Personalizzare il post-processore

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This page is a translated version of the page Path Postprocessor Customization and the translation is 10% complete.
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Base ExampleCommandModel.png Tutorial

Argomento
Ambiente Path
Livello di difficoltà
Tempo di esecuzione
Autore
chrisb
Versione di FreeCAD
File di esempio


Introduzione

FreeCAD uses as internal representation for the generated paths, so called G-codes. They can describe such things as: speed and feed rates, stopping the motor etc... But the most important thing is the movements they describe. These movements are rather simple: They can be straight lines or they can be circular arcs. More sophisticated curves such as B-splines are already approximated by FreeCAD's Workbench Path.svg Path Workbench.

What the postprocessor can do for you

Many mills use G-codes as well to control the milling process. They may look almost like the internal codes, but there may be some differences:

  • the machine can have a special startup sequence
  • it can have a special stop sequence
  • arcs can be defined with a relative or an absolute center
  • it may require line numbers in a certain format
  • it can used so called canned cycles for predefined subprocesses such as drilling
  • You might prefer your g-code output in either metric or imperial units.
  • It might be useful to perform a set of moves prior to calling for a tool change to make the action easier for the operator
  • You might wish to include comments for readability or suppress them to keep the program small
  • You might wish to include a custom header to identify or document the program for future reference.
  • ...

Furthermore there are other languages to control a mill, such as HPGL, DXF, or others.

The postprocessor is a program which translates the internal codes into a complete file, that can be uploaded to your machine.

Preparation for writing your own postprocessor

You may start with a very simple model showing how your machine reads straight lines and arcs. Prepare it with any program suitable for your machine.

A file for such paths starting at (0,0,0) and going towards Y would be helpful. Make sure it is the tool itself moving along this path, i.e. no tool radius compensation must be applied.

Path PostProcessorSketch.png

The path in FreeCAD would look like this. Please note the small blue arrow, it indicates the starting direction. For a very first go you may provide only one level in the XY-plane.

Path PostProcessorModel.png

You can then have a look at the file and compare it to the output of existing postprocessors such as linux_cnc_post.py or grbl_post.py and try yourself to adapt them or you upload your to the path forum https://forum.freecadweb.org/viewforum.php?f=15 to get some help.

Naming convention

For a file format <filename> the postprocessor should get the name <filename>_post.py

If you are testing, place it in your macro directory. If it functions well, please consider providing it for others to benefit (post it to the FreeCAD Path forum) so that it can be included in the FreeCAD distribution going forward.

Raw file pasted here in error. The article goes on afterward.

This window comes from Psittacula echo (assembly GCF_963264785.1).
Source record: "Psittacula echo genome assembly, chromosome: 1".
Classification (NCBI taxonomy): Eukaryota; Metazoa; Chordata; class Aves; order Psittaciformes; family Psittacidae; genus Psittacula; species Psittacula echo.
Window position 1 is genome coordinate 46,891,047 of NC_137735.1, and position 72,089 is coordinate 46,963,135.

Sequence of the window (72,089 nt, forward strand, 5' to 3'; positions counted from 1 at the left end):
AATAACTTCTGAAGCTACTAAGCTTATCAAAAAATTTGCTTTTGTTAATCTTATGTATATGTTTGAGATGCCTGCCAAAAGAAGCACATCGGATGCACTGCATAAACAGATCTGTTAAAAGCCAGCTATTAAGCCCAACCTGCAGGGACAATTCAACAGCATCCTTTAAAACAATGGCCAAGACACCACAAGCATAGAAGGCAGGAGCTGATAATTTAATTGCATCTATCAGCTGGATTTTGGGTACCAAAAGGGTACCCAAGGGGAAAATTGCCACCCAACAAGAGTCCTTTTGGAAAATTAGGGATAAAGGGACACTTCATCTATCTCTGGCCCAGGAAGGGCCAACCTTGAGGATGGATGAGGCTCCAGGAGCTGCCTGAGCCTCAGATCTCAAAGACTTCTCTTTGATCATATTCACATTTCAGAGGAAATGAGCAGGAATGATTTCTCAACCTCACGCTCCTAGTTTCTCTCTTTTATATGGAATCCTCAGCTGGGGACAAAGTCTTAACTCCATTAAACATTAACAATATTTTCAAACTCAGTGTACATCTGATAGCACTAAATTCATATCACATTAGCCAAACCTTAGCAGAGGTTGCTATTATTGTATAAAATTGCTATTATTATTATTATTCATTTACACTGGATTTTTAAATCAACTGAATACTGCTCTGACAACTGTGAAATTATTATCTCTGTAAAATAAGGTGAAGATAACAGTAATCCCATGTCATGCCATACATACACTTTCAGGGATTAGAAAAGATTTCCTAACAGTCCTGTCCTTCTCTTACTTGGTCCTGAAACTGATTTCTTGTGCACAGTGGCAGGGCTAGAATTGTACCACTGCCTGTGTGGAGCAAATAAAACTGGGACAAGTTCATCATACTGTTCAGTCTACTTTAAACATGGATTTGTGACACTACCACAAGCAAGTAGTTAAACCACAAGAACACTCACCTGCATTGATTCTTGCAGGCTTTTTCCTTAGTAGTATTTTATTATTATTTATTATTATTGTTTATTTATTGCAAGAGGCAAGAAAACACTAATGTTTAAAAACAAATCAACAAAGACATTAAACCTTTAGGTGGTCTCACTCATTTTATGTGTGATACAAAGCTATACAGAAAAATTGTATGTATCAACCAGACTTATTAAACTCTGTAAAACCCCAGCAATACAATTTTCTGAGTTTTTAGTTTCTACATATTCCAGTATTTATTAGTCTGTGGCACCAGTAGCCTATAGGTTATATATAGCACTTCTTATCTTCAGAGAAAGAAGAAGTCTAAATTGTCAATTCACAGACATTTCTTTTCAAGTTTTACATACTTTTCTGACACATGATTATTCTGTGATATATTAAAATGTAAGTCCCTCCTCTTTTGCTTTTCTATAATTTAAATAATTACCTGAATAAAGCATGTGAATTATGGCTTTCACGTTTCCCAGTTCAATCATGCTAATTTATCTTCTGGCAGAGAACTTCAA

Other existing postprocessors

For comparison you may look at the postprocessors which come with your FreeCAD installation. They are located under the Mod directory in Path/PathScripts/post. Widely used are the linuxcnc and the grbl postprocessors. Studying their code can give helpful insights.

Programming your own postprocessor

This post discusses some internals from the linuxcnc postprocessors. The same strucure is used in other postprocessors as well.

Looking at linuxcnc_post.py, you'll see the export function (as of 0.19.20514 its at line 156)

def export(objectslist, filename, argstring):
    # pylint: disable=global-statement
    ...
    gcode = ""
    ...
    ...

it collects step by step in the variable "gcode" the processed G-codes and handles the overall exporting of post-processable objects (operations, tools, jobs ,etc). Export handles the high level stuff like comments and coolant but any objects that have multiple path commands (tool changes and operations) it delegates to the parse function (as of 0.19.20514 its at line 288).

def parse(pathobj):
    ...
    out = ""
    lastcommand = None
    ...
    ...

Similarly to the "export" function collects parse the G-codes in the variable "out". In the variable "command" the commands as seen in the Path workbench's "inspect G-code" function are stored and can be investigated for further processing.

for c in pathobj.Path.Commands:

            command = c.Name

It recognizes the different G, M, F, S, and other G-codes. By remembering the last command in the variable "lastcommand" it can suppress subsequent repetitions of modal commands.

Both parse and export are just formatting strings and concatenating them together into what will be the final output.

You'll see that both functions also call the "linenumber()" function. If the user wants line numbers, the linenumber function returns the string to stick in to the appropriate spot, otherwise it returns an empty string so nothing is added.

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